International Journal of Genomics

International Journal of Genomics / 2007 / Article

Research Article | Open Access

Volume 2007 |Article ID 021676 | https://doi.org/10.1155/2007/21676

Wen-Jiu Guo, Ping Li, Jun Ling, Shao-Ping Ye, "Significant Comparative Characteristics between Orphan and Nonorphan Genes in the Rice (Oryza sativa L.) Genome", International Journal of Genomics, vol. 2007, Article ID 021676, 7 pages, 2007. https://doi.org/10.1155/2007/21676

Significant Comparative Characteristics between Orphan and Nonorphan Genes in the Rice (Oryza sativa L.) Genome

Academic Editor: Stephen Oliver
Received25 Sep 2006
Accepted16 Apr 2007
Published17 Sep 2007

Abstract

Microsatellites are short tandem repeats of one to six bases in genomic DNA. As microsatellites are highly polymorphic and play a vital role in gene function and recombination, they are an attractive subject for research in evolution and in the genetics and breeding of animals and plants. Orphan genes have no known homologs in existing databases. Using bioinformatic computation and statistical analysis, we identified 19,26 orphan genes in the rice (Oryza sativa ssp. Japanica cv. Nipponbare) proteome. We found that a larger proportion of orphan genes are expressed after sexual maturation and under environmental pressure than nonorphan genes. Orphan genes generally have shorter protein lengths and intron size, and are faster evolving. Additionally, orphan genes have fewer PROSITE patterns with larger pattern sizes than those in nonorphan genes. The average microsatellite content and the percentage of trinucleotide repeats in orphan genes are also significantly higher than in nonorphan genes. Microsatellites are found less often in PROSITE patterns in orphan genes. Taken together, these orphan gene characteristics suggest that microsatellites play an important role in orphan gene evolution and expression.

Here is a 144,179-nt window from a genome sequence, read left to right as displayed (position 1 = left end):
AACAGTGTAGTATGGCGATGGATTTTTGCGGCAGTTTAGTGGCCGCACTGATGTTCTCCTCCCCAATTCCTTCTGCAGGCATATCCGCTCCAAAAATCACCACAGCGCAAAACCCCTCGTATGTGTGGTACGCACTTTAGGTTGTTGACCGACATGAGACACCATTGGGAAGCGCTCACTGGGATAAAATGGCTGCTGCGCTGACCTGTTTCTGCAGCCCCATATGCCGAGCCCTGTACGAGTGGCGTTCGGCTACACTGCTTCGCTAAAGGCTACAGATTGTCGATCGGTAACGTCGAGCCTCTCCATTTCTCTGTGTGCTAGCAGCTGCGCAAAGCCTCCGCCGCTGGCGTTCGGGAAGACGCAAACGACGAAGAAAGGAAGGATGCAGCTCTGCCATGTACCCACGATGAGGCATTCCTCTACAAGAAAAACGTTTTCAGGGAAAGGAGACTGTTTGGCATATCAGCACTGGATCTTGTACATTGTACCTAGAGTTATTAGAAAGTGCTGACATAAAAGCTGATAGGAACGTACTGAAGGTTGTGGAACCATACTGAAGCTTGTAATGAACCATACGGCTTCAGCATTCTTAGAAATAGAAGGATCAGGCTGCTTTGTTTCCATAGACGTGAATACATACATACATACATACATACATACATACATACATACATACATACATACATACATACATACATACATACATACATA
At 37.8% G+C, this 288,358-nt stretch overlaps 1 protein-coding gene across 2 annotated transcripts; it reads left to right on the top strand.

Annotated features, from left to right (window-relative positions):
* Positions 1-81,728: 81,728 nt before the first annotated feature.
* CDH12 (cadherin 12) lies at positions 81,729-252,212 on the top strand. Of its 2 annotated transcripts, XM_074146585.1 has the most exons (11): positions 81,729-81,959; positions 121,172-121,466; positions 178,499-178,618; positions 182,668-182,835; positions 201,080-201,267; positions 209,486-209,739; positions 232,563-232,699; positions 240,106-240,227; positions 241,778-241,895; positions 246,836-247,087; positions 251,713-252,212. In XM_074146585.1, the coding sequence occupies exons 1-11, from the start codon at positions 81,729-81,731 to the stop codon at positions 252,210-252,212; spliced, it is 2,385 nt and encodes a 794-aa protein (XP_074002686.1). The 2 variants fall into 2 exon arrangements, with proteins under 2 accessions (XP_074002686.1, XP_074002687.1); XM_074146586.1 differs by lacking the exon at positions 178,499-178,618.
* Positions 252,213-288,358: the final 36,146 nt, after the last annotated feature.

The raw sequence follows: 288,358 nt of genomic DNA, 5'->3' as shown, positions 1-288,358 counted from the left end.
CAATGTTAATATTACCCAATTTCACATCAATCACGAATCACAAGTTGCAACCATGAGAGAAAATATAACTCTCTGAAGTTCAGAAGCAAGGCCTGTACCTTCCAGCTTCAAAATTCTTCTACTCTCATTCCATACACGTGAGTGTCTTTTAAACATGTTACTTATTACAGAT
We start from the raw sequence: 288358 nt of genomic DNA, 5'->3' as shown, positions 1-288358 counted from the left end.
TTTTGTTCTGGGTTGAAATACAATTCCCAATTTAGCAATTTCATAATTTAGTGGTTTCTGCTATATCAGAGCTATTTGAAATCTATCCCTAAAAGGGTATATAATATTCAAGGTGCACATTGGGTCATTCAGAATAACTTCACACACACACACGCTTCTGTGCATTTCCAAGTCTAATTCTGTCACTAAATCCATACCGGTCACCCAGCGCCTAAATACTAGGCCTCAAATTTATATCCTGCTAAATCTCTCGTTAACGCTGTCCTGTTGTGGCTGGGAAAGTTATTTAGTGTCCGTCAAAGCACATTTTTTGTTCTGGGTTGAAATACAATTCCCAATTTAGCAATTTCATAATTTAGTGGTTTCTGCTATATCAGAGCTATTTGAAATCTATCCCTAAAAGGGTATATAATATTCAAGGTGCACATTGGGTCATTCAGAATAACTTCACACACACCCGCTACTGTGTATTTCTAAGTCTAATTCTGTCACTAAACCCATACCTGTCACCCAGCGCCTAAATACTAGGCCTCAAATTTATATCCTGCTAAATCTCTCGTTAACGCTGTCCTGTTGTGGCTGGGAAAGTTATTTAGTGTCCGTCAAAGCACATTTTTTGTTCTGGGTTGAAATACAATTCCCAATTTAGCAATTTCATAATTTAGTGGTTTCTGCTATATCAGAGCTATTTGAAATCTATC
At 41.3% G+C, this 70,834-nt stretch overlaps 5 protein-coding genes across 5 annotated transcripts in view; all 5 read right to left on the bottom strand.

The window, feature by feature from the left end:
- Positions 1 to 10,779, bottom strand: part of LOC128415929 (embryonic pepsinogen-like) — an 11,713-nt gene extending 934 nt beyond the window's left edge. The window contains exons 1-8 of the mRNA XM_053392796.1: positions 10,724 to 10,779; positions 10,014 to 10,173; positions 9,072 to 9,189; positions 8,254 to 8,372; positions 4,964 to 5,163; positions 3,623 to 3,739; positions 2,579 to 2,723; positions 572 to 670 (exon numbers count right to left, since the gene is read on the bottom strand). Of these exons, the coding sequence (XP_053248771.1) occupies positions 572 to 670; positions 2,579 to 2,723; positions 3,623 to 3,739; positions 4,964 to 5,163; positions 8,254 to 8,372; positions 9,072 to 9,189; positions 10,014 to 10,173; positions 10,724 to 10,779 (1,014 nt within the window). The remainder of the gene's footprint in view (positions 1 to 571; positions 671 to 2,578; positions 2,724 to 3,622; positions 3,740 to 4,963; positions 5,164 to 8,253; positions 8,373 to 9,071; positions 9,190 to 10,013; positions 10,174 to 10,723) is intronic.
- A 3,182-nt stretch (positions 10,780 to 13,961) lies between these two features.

Supplementary Materials

The orphan and nonorphan genes are concluded using NCBI-BLAST program as described in the materials and methods section in the paper. The front part of table is the 1926 orphan genes and later is the 20439 nonorphan genes. The gene name column in the table is the TIGR's model name and the description column is TIGR annotation. The sequences of each gene can be used as base sequences to design microsatellite marker primers for genetic analysis and molecular marker assistant breeding. Markers deduced from orphan genes should be more efficient and that from nonorphan genes less efficient according to the inferences in the discussion and conclusion sections in the paper.

  1. Supplemantary Table 1

References

  1. Y.-C. Li, A. B. Korol, T. Fahima, A. Beiles, and E. Nevo, “Microsatellites: genomic distribution, putative functions and mutational mechanisms: a review,” Molecular Ecology, vol. 11, no. 12, pp. 2453–2465, 2002. View at: Publisher Site | Google Scholar
  2. V. V. Symonds and A. M. Lloyd, “An analysis of microsatellite loci in Arabidopsis thaliana: mutational dynamics and application,” Genetics, vol. 165, no. 3, pp. 1475–1488, 2003. View at: Google Scholar
  3. A. C. Frantz, L. C. Pope, P. J. Carpenter et al., “Reliable microsatellite genotyping of the Eurasian badger (Meles meles) using faecal DNA,” Molecular Ecology, vol. 12, no. 6, pp. 1649–1661, 2003. View at: Publisher Site | Google Scholar
  4. A. Selvi, N. V. Nair, N. Balasundaram, and T. Mohapatra, “Evaluation of maize microsatellite markers for genetic diversity analysis and fingerprinting in sugarcane,” Genome, vol. 46, no. 3, pp. 394–403, 2003. View at: Publisher Site | Google Scholar